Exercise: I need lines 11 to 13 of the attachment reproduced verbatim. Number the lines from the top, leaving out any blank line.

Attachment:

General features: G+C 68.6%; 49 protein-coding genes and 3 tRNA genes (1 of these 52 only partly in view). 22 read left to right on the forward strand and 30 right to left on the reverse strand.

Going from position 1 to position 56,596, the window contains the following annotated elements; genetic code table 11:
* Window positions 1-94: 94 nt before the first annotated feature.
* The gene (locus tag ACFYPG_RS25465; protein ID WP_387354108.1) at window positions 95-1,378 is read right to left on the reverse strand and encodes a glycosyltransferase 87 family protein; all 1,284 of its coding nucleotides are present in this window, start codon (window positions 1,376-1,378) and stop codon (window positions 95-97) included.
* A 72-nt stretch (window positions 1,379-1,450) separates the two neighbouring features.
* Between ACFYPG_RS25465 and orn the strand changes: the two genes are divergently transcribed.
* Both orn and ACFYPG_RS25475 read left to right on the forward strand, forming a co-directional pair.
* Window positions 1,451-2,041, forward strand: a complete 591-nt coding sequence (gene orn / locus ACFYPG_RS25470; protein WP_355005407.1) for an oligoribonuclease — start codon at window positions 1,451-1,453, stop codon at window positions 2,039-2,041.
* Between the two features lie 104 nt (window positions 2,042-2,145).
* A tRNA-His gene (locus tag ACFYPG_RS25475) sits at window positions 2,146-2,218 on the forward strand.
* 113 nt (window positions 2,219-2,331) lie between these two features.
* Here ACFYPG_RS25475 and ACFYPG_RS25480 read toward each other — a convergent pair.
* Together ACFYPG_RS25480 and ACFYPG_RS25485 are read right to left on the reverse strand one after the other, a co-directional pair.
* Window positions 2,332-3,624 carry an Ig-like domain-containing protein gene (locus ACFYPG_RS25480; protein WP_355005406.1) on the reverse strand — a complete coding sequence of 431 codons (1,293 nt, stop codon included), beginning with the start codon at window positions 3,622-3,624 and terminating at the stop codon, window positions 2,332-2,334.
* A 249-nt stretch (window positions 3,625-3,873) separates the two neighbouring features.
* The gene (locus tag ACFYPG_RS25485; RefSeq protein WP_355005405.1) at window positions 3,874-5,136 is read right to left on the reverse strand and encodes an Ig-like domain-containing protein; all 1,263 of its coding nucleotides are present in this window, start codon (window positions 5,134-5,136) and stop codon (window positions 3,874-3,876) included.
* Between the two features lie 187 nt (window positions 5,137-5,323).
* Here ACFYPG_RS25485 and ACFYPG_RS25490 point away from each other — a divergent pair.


* 113 nt (window positions 2,219-2,331) lie between these two features.
* Here ACFYPG_RS25475 and ACFYPG_RS25480 read toward each other — a convergent pair.
* Together ACFYPG_RS25480 and ACFYPG_RS25485 are read right to left on the reverse strand one after the other, a co-directional pair.